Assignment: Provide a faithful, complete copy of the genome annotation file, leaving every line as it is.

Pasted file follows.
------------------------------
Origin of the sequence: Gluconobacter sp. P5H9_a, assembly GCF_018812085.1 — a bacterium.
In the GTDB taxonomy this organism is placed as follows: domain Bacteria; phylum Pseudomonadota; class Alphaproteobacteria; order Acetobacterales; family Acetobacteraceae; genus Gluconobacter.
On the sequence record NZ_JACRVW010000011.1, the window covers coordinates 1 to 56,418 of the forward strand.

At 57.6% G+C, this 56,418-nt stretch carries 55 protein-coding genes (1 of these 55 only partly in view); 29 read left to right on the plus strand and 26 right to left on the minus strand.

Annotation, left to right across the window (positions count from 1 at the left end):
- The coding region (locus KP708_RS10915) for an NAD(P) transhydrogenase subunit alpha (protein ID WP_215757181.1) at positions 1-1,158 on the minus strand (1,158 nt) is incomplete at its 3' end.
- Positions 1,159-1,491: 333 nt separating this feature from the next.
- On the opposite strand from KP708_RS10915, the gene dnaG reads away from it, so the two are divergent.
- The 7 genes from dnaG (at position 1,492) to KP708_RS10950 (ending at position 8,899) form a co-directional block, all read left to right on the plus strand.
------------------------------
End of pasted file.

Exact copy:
Origin of the sequence: Gluconobacter sp. P5H9_a, assembly GCF_018812085.1 — a bacterium.
In the GTDB taxonomy this organism is placed as follows: domain Bacteria; phylum Pseudomonadota; class Alphaproteobacteria; order Acetobacterales; family Acetobacteraceae; genus Gluconobacter.
On the sequence record NZ_JACRVW010000011.1, the window covers coordinates 1 to 56,418 of the forward strand.

At 57.6% G+C, this 56,418-nt stretch carries 55 protein-coding genes (1 of these 55 only partly in view); 29 read left to right on the plus strand and 26 right to left on the minus strand.

Annotation, left to right across the window (positions count from 1 at the left end):
- The coding region (locus KP708_RS10915) for an NAD(P) transhydrogenase subunit alpha (protein ID WP_215757181.1) at positions 1-1,158 on the minus strand (1,158 nt) is incomplete at its 3' end.
- Positions 1,159-1,491: 333 nt separating this feature from the next.
- On the opposite strand from KP708_RS10915, the gene dnaG reads away from it, so the two are divergent.
- The 7 genes from dnaG (at position 1,492) to KP708_RS10950 (ending at position 8,899) form a co-directional block, all read left to right on the plus strand.